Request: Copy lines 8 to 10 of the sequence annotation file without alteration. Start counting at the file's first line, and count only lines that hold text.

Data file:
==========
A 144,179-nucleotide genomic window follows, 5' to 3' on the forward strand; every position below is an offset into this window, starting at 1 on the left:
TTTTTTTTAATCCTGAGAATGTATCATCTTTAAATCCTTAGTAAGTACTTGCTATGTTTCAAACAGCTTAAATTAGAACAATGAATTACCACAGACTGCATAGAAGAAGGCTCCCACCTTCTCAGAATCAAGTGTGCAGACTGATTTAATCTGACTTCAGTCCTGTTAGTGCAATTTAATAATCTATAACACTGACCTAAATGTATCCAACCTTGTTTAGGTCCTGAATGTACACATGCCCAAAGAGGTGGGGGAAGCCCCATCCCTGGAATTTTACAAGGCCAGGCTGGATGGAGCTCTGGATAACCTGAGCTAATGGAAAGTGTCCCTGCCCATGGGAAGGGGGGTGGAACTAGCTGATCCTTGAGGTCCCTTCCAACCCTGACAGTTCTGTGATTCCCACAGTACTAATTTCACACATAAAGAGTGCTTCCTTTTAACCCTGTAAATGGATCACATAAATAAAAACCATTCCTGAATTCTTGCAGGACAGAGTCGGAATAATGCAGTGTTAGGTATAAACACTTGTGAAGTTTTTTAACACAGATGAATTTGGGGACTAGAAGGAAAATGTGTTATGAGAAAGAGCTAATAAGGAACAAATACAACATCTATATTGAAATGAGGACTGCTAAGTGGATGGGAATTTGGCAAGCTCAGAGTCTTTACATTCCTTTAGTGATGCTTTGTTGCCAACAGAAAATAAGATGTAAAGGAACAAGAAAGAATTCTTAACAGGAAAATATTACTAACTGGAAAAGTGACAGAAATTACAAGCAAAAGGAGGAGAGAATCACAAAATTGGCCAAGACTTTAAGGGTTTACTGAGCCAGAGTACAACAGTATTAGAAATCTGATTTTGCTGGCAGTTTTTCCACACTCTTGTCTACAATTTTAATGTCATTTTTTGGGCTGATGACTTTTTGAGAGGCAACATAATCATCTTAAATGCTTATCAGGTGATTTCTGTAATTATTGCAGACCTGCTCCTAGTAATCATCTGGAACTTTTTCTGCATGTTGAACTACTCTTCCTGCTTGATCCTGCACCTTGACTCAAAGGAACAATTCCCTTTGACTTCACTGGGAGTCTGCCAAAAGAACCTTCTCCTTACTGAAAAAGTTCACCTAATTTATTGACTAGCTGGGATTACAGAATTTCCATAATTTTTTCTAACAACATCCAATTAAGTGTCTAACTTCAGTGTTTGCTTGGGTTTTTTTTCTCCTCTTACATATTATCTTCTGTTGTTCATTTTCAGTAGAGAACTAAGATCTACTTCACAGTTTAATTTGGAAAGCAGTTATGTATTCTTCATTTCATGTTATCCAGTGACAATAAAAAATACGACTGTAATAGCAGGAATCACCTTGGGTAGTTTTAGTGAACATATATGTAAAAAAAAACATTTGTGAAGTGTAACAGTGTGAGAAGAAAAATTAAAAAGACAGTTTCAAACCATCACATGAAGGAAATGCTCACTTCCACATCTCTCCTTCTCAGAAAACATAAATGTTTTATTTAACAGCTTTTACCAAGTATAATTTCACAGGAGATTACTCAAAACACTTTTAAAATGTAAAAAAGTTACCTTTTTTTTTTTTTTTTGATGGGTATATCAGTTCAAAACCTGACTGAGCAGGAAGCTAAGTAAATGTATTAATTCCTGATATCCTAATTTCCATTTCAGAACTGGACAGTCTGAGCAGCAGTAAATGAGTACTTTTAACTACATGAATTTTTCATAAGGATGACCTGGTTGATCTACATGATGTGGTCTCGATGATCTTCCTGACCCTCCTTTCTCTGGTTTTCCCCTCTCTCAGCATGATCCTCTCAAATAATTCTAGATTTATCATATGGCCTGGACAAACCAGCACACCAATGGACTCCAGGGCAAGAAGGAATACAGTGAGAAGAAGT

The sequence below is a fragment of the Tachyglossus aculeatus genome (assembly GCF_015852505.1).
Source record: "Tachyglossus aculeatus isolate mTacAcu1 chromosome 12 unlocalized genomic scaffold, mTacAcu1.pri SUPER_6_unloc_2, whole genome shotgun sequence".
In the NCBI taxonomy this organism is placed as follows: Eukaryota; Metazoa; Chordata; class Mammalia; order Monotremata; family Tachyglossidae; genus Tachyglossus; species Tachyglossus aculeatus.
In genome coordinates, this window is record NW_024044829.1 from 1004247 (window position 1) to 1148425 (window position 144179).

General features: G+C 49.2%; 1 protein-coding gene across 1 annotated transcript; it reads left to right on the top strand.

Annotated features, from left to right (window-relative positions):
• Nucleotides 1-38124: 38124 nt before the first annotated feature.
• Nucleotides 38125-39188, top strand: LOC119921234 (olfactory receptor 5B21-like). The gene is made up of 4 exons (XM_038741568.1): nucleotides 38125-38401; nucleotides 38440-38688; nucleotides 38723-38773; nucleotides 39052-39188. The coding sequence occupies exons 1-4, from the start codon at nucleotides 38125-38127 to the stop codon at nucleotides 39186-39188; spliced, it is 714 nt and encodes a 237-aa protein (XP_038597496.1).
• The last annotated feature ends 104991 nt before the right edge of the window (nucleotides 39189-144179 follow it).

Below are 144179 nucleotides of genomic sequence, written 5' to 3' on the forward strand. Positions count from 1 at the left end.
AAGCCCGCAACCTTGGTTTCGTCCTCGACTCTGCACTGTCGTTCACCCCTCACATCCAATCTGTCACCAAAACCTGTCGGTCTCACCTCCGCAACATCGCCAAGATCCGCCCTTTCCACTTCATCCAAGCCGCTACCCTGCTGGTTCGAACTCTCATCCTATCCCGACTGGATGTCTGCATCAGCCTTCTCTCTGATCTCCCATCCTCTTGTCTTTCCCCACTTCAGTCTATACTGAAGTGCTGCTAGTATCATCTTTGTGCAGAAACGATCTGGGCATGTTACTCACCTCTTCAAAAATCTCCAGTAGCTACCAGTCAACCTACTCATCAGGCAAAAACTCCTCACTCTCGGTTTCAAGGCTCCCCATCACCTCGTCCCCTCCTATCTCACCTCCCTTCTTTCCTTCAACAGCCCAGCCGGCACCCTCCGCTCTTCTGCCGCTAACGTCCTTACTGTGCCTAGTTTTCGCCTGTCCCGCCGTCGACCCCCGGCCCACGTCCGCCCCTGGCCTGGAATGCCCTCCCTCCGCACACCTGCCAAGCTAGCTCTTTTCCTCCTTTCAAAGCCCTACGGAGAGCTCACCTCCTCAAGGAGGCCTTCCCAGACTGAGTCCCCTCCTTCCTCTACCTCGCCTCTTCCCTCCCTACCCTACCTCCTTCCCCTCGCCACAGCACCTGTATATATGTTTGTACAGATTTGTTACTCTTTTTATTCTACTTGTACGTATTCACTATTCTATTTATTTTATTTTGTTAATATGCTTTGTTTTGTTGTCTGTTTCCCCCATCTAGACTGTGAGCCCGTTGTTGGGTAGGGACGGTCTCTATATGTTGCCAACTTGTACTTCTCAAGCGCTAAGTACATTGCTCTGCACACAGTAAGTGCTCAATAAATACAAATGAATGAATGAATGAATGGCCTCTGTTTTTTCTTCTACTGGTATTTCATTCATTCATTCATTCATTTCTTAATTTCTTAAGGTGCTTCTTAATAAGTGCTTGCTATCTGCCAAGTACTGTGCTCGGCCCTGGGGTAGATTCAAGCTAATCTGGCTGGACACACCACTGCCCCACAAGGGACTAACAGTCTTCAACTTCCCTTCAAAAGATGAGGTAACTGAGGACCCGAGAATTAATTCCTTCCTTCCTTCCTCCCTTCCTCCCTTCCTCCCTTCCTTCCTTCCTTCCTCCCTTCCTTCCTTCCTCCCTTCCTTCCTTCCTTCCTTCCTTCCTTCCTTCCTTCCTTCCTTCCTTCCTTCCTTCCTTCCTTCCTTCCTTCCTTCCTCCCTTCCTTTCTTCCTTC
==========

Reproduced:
Annotated features, from left to right (window-relative positions):
• Nucleotides 1-38124: 38124 nt before the first annotated feature.
• Nucleotides 38125-39188, top strand: LOC119921234 (olfactory receptor 5B21-like). The gene is made up of 4 exons (XM_038741568.1): nucleotides 38125-38401; nucleotides 38440-38688; nucleotides 38723-38773; nucleotides 39052-39188. The coding sequence occupies exons 1-4, from the start codon at nucleotides 38125-38127 to the stop codon at nucleotides 39186-39188; spliced, it is 714 nt and encodes a 237-aa protein (XP_038597496.1).